Conflict of interest None declared.
Psoriasis in children: a retrospective analysis
Version of Record online: 21 JUL 2010
© 2010 The Authors. Journal of the European Academy of Dermatology and Venereology © 2010 European Academy of Dermatology and Venereology
Journal of the European Academy of Dermatology and Venereology
Volume 25, Issue 4, pages 417–421, April 2011
How to Cite
Stefanaki, C., Lagogianni, E., Kontochristopoulos, G., Verra, P., Barkas, G., Katsambas, A. and Katsarou, A. (2011), Psoriasis in children: a retrospective analysis. Journal of the European Academy of Dermatology and Venereology, 25: 417–421. doi: 10.1111/j.1468-3083.2010.03801.x
- Issue online: 4 MAR 2011
- Version of Record online: 21 JUL 2010
- Received: 8 February 2010; Accepted: 21 June 2010
Background Few epidemiological studies are available on childhood psoriasis.
Methods Between 2005 and 2008, information was collected about all children diagnosed with psoriasis in the Pediatric Dermatology Unit of Andreas Sygros Skin Hospital, in Athens, Greece.
Results A total of 125 children with psoriasis were examined, the male to female ratio was 1.4 : 1 and the peak age of onset was in the 9- to 10-year-old age group. Only 16% of the patients had a positive family history. Plaque type psoriasis was the most prevalent type at presentation with 56.8% of the children affected, followed by scalp involvement (33.6%). The limbs were the most prevalent site of involvement (70 children, 56%), followed by the body (59 children, 47.2%) and scalp (60 children, 48%) equally affected. Most of the children had <5% of their skin affected by psoriasis (53.2%). Age of onset had no influence on the severity of the disease (P = 0.107), whereas a positive correlation was found with sex and severity of the disease, with male patients being more severely affected (P = 0.008). Family history did not influence the age at presentation (P = 0.68). Topical steroids were used in most commonly followed by keratolytics, calcipotriol, topical tacrolimus and topical pimecrolimus.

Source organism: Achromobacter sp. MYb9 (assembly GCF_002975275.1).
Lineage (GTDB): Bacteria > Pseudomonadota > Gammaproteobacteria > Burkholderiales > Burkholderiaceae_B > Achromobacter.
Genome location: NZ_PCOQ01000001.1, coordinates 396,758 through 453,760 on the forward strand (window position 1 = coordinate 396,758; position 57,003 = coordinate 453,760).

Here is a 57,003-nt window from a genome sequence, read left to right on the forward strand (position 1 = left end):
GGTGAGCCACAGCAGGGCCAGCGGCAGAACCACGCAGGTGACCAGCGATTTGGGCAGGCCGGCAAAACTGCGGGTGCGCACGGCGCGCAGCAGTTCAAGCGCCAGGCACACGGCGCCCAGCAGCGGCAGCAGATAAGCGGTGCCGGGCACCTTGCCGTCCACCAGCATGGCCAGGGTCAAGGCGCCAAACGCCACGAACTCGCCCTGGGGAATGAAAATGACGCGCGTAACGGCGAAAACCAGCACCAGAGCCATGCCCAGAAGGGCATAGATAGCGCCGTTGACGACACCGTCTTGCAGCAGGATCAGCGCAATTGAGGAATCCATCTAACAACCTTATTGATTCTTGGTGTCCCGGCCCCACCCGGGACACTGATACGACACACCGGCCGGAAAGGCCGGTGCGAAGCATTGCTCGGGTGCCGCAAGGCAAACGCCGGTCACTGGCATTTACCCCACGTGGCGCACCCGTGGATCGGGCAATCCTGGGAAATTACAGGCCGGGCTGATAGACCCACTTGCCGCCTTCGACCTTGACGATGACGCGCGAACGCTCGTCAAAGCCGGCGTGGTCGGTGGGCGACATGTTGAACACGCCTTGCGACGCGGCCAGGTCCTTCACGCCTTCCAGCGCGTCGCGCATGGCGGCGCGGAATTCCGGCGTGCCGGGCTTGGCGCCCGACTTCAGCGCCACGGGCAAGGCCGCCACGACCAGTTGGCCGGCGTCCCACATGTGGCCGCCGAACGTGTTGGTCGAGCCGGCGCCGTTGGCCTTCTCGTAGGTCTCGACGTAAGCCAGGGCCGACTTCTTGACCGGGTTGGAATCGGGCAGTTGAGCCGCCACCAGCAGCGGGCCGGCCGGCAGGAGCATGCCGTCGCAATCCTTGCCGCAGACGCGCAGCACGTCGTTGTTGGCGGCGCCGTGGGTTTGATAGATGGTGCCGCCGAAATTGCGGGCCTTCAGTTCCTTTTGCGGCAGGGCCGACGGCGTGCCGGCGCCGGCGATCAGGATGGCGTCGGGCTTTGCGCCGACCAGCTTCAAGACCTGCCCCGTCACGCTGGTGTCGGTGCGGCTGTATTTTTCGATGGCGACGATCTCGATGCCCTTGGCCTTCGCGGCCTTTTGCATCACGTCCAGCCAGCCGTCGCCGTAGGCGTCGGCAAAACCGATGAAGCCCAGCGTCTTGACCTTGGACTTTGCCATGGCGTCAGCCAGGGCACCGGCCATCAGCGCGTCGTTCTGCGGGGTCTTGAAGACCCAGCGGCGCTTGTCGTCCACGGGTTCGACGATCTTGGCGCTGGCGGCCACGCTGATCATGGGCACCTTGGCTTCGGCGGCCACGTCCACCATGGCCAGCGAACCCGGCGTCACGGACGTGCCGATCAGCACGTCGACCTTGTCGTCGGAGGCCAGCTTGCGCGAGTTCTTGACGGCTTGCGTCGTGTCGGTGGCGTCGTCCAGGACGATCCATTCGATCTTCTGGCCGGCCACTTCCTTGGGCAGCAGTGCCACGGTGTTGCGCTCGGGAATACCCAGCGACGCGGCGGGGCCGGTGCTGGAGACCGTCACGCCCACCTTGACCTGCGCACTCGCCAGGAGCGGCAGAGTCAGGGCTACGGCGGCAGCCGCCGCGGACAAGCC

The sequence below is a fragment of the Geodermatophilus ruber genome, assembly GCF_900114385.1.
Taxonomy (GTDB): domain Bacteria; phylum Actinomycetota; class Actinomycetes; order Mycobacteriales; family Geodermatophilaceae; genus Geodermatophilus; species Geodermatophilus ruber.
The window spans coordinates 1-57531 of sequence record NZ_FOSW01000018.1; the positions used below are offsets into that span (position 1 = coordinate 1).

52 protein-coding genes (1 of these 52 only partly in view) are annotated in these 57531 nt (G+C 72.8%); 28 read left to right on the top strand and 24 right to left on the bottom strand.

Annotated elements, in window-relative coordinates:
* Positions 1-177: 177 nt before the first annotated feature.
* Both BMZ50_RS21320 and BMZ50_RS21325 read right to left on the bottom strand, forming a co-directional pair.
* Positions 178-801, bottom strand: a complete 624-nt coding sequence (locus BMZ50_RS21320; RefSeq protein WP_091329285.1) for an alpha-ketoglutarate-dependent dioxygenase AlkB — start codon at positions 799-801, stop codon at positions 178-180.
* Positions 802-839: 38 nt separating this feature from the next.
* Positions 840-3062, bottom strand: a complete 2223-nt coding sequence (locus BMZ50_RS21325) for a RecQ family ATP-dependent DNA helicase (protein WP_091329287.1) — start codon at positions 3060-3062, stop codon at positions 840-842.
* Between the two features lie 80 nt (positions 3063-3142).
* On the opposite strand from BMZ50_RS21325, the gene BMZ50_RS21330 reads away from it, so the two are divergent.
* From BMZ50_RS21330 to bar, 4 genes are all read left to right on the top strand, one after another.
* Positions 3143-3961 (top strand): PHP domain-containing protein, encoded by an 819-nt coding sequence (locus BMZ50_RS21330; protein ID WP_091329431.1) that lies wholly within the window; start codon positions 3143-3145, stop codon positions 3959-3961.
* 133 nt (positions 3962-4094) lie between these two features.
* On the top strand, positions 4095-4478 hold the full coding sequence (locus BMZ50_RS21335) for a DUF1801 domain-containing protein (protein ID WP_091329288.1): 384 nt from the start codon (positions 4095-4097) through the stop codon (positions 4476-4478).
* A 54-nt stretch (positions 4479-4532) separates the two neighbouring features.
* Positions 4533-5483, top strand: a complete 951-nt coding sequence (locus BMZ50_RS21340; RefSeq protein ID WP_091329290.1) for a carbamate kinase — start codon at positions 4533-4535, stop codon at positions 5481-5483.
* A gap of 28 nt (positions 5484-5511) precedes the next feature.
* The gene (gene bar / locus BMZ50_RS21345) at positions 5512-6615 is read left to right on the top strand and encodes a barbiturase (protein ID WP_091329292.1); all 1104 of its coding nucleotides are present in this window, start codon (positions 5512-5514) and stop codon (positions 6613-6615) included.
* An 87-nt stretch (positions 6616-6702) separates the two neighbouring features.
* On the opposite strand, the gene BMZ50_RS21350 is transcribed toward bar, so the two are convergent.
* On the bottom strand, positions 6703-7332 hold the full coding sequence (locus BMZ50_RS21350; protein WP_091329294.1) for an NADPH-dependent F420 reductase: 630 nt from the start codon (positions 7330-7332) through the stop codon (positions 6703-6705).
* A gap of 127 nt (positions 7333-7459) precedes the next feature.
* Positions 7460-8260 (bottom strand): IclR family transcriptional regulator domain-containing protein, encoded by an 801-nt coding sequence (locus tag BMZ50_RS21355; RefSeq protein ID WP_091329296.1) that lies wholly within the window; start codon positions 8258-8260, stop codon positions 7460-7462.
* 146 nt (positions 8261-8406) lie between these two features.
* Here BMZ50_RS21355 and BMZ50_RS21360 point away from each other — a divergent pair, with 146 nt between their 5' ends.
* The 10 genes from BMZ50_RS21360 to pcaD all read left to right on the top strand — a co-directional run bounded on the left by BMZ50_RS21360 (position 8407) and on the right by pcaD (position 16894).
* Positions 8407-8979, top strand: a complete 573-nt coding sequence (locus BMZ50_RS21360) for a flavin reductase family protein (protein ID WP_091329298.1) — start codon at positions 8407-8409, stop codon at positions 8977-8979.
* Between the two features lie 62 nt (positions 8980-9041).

Conclusion Our study reflects the patterns of presentation of childhood psoriasis in sunny countries like Greece.